Mentions: Having substantiated the specific gene-targeting ability of individual shape IDs, we next explored differential labelling of a single template using multiple shape IDs. We first expanded the three-element set of shapes by using streptavidin (STV)-decorated origami nanostructures (Supplementary Fig. 13a). By exploiting the addressability of DNA origami, we site-specifically anchored different numbers of STV on prescribed positions carrying biotin tags. STV of ∼4 nm is readily visible as small dots on the origami, which remarkably distinguishes STV-decorated shape IDs from non-decorated ones. Three different shape IDs, triangular, triangular with STV and cross were then chosen to target the sites of 1,433, 1,529 and 4,914 on phiX 174, respectively. We employed multiple ‘mediator' DNA strands to introduce the specific M3 capturing sequences. We found that multiple M1 sequences could initiate simultaneous extension from different sites of phiX 174 in the presence of polymerase, which turned the template into a dsDNA circle similar to the single M1 initiation, albeit with a lower efficiency (Supplementary Figs 13b and 16–20 and Discussion). Importantly, multiple shape IDs can be site-specifically labelled on phiX 174, as illustrated in AFM images (Fig. 3a and Supplementary Figs 18 and 19). We also note that contour lengths between adjacent sites coincide well with those predicated from their base numbers (0.34 nm for one base) for labels at either two or three sites (Supplementary Figs 14 and 15). Of note, whereas the labelling efficiency decreases from single site (∼85%) to two sites (∼56.4%) and three sites (∼30.8%), the single-molecule nature of this nanomechanical analysis allows reliable genotyping even at a low efficiency of 30.8% (Fig. 3a and Supplementary Fig. 20). Analogous to ‘multi-colour' fluorescence imaging-based genetic analysis, differential labelling of multiple shape IDs should greatly improve the genotyping ability in both increasing the accuracy and reducing the labour and time cost. Moreover, accurate distance information between single-nucleotide polymorphism (SNP) sites can be readily obtained from single-molecule-based statistical analysis (Fig. 3a).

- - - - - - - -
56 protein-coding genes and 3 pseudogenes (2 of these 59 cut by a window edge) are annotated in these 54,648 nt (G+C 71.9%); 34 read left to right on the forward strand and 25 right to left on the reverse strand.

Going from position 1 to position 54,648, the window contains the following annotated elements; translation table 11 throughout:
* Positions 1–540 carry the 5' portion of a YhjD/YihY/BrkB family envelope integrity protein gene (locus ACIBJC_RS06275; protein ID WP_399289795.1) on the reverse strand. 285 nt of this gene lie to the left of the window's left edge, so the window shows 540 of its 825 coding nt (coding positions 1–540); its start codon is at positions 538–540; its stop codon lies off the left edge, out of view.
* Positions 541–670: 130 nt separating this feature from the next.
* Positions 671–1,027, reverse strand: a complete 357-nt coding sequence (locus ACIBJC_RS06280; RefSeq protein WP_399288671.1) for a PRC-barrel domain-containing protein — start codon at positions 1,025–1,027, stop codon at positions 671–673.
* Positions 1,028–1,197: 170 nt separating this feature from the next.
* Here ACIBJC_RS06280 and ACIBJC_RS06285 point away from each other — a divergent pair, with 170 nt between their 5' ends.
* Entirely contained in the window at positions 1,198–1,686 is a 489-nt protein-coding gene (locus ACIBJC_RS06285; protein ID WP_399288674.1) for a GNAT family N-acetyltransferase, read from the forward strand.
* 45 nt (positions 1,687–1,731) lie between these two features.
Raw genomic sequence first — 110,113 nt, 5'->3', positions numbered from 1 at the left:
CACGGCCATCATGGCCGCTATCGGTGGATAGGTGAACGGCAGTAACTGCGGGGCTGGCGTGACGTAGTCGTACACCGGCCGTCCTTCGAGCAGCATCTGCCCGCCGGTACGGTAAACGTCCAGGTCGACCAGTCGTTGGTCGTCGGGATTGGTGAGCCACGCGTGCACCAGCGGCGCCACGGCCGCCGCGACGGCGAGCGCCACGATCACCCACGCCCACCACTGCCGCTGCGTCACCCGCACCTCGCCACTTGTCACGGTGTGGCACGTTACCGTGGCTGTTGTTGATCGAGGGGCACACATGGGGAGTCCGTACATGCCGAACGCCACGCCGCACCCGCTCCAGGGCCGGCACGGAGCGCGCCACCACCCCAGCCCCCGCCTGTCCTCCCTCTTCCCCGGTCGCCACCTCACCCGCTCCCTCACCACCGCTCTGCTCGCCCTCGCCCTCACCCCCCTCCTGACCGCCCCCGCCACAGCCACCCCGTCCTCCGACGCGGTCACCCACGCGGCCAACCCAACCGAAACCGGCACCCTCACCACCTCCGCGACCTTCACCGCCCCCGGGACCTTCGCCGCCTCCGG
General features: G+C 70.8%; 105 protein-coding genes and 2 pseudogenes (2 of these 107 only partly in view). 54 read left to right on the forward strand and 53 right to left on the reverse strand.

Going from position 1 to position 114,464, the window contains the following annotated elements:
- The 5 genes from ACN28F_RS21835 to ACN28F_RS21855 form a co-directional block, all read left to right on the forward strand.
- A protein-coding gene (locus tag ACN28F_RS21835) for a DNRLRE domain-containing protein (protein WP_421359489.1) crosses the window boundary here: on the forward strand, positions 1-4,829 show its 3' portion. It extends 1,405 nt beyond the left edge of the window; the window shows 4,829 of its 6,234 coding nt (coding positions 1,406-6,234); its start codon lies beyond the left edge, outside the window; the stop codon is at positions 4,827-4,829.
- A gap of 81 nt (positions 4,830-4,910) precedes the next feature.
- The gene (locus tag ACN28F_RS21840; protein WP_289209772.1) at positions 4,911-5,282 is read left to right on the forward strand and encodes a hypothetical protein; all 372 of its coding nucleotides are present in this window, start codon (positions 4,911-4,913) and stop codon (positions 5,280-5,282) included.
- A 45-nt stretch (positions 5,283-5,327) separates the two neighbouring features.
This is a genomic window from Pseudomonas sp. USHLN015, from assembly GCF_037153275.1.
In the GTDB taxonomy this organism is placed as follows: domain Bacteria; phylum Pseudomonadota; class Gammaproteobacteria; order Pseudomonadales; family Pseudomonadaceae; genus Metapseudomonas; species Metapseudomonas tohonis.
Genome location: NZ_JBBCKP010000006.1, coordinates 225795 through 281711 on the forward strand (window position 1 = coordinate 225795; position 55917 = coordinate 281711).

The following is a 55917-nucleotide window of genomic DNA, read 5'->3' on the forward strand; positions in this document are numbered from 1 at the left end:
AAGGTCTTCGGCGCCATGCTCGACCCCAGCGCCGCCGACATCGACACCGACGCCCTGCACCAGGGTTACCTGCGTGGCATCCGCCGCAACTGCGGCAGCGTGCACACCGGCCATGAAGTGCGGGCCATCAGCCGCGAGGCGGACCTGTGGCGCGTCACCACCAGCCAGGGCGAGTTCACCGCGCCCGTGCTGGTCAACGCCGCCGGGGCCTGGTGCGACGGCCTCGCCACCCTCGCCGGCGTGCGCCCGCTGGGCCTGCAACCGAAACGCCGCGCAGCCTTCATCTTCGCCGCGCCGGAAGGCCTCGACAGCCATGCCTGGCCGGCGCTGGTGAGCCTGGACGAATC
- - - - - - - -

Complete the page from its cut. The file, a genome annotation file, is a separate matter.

View Article: PubMed Central - PubMed

ABSTRACT

Variations on DNA sequences profoundly affect how we develop diseases and respond to pathogens and drugs. Atomic force microscopy (AFM) provides a nanomechanical imaging approach for genetic analysis with nanometre resolution. However, unlike fluorescence imaging that has wavelength-specific fluorophores, the lack of shape-specific labels largely hampers widespread applications of AFM imaging. Here we report the development of a set of differentially shaped, highly hybridizable self-assembled DNA origami nanostructures serving as shape IDs for magnified nanomechanical imaging of single-nucleotide polymorphisms. Using these origami shape IDs, we directly genotype single molecules of human genomic DNA with an ultrahigh resolution of ∼10 nm and the multiplexing ability. Further, we determine three types of disease-associated, long-range haplotypes in samples from the Han Chinese population. Single-molecule analysis allows robust haplotyping even for samples with low labelling efficiency. We expect this generic shape ID-based nanomechanical approach to hold great potential in genetic analysis at the single-molecule level.

No MeSH data available.


Related in: MedlinePlus